RWU Law is the only Sea Grant Legal Program north of the Mason-Dixon Line and only one of 4 in the country.
Roundtable facilitators choose topics of interest which can include their latest publication, cases pending before the United States Supreme Court, or legal issues in popular culture. Previous Roundtable topics have included "Constitutional Issues in the Recognition of Same-Sex Marriages and Civil Unions", "Are Lawyers America's Aristocracy", "The Detention of Accused Enemy Combatants at Guantanamo Bay", and "Judging Today: Adjudication in the Era of CNN, CSI, and Court TV". Presenters have included Superior Court Justice Judith Savage, the Governor's Chief of Staff Kenneth McKay, and the President and CEO of Women and Infants Hospital Constance Howes.
Throughout the year students are also invited to participate in a range of academic and social events.
First Year Summer
During the summer, students are strongly encouraged to compete for Law Review. Writing and editing for a law review are among the most valuable and prestigious activities available to students in American legal education.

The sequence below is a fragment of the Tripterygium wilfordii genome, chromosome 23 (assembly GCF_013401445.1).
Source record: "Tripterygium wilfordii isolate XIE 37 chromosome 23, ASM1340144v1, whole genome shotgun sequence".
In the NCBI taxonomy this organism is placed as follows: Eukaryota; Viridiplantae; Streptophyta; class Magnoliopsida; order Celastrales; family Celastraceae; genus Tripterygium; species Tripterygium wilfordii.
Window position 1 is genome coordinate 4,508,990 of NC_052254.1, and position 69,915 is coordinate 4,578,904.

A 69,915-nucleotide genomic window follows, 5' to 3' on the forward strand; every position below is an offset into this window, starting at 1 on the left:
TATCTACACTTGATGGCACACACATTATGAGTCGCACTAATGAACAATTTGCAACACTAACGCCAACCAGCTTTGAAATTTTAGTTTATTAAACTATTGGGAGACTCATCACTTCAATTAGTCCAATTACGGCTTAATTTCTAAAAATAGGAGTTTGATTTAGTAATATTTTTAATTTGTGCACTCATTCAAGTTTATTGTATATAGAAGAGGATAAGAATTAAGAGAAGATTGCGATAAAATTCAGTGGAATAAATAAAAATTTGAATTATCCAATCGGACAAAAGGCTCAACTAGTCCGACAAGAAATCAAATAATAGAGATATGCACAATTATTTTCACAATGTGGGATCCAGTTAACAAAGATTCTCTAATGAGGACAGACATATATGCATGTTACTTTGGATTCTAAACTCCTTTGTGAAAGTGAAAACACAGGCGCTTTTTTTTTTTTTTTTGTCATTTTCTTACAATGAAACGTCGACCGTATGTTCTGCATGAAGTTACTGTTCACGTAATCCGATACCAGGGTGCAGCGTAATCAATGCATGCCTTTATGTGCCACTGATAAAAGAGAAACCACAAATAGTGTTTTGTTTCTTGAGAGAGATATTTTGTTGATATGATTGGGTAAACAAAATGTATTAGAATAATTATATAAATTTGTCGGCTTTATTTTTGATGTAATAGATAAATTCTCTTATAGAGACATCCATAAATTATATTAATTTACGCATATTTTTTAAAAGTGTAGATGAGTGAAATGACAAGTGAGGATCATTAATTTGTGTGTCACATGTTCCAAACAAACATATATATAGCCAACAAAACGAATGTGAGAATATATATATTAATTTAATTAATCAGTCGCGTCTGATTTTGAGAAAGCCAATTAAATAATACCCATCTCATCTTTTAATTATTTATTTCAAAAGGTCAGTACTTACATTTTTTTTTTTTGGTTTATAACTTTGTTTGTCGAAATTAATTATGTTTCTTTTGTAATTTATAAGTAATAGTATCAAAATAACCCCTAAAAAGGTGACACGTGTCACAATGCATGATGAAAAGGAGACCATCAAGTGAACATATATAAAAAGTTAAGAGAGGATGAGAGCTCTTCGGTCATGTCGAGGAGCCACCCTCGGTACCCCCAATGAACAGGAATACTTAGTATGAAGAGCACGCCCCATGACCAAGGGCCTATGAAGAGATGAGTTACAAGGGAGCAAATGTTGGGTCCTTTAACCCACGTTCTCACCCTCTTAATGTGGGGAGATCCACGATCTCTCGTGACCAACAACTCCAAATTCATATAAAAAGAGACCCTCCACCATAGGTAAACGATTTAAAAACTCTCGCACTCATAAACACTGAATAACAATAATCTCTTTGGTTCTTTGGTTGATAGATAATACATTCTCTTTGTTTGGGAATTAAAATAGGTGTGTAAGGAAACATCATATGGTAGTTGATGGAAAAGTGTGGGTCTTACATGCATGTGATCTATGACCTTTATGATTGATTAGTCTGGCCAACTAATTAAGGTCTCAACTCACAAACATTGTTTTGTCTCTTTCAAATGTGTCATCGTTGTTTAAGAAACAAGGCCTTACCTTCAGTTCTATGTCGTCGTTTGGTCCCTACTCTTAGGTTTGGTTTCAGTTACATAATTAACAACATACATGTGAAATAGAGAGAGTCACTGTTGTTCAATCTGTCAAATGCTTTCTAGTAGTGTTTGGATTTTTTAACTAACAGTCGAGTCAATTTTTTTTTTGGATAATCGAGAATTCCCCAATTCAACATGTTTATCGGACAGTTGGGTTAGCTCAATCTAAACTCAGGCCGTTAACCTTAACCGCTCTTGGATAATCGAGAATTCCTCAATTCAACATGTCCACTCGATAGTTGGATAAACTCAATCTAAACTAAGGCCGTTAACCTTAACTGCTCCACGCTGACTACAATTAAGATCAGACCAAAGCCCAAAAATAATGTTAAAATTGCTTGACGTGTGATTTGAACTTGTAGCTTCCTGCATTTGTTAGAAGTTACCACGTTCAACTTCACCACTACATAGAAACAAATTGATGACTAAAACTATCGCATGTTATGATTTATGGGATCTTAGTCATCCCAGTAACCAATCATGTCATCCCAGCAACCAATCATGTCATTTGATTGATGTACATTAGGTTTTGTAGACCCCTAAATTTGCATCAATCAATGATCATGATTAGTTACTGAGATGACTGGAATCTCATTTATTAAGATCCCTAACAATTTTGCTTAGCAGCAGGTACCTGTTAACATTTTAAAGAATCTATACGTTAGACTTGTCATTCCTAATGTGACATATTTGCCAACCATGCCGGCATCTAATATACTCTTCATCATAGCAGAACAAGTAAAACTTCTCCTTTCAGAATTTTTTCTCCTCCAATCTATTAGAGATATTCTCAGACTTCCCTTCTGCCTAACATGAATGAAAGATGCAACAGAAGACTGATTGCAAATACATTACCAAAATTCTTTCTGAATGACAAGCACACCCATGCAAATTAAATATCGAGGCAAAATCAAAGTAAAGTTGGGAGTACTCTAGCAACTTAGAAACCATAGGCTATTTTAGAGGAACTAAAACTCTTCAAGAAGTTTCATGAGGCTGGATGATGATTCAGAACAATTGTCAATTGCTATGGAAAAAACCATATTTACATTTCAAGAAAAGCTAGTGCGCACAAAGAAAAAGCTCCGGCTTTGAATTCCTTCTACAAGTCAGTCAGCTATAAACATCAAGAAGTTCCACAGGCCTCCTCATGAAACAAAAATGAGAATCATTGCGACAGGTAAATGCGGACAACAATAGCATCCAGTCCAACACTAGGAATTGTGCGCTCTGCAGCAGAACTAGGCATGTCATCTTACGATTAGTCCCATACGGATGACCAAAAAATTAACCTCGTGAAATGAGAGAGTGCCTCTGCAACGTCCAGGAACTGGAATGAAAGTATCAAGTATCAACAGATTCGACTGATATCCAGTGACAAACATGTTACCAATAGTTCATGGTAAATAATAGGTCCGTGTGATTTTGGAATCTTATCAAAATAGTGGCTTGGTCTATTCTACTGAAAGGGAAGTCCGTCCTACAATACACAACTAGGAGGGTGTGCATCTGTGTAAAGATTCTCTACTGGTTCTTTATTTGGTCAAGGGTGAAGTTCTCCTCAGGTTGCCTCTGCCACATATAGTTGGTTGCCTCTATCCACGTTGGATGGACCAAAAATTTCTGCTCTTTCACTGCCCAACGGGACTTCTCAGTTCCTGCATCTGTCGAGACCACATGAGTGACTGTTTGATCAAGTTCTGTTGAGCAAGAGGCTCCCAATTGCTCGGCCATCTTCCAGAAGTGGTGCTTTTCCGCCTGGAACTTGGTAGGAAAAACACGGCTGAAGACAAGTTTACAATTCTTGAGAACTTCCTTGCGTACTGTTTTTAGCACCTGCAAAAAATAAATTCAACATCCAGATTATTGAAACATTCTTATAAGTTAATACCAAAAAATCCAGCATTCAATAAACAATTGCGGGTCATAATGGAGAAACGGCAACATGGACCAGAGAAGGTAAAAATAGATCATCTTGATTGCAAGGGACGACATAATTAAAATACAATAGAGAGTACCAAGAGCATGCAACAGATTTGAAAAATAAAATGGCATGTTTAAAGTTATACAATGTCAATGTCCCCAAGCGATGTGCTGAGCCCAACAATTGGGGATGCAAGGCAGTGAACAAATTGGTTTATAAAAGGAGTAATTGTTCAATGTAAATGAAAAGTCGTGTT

Our law review student editors have edited and published works of professors from many fine law schools including Columbia, Cornell, Harvard, and Yale.
Honors students take special Honors Perspective Courses in each semester of their second and third years.
Roger Williams' unique Perspective Series is a collection of one-credit courses devoted to reading and discussing a single book. Books - selected to give students important and different perspectives on the law - have in recent years included:
- Simple Justice: The History of Brown v. Board of Education and Black America's Struggle for Equality (Kluger)
- The Bramble Bush (Llewellyn)
- The Future of Ideas: The Fate of the Commons in a Connected World (Lessig)
- Justice Accused: Antislavery and the Judicial Process (Cover)
- No Constitutional Right to be Ladies: Women and the Obligations of Citizenship (Kerber)
- Vichy Law and the Holocaust in France (Weisberg)
In both the second and third years, many honors students are chosen to serve as faculty research assistants, an excellent way to work one-on-one with a faculty member on his or her ongoing research.
Second Year Summer
In the summer following the second year of study, every effort will be made to place honors students in positions with public and private legal organizations.
In the final year of study, qualified honors students are given preference to participate in externships with state and federal judicial officers in Rhode Island, including externships with members of the Rhode Island Supreme Court and the federal courts.
Upon graduation and successful completion of the honors program, students receive a special honors certificate and enjoy a special graduation reception in their honor. A note of completion is also placed on the law school transcript.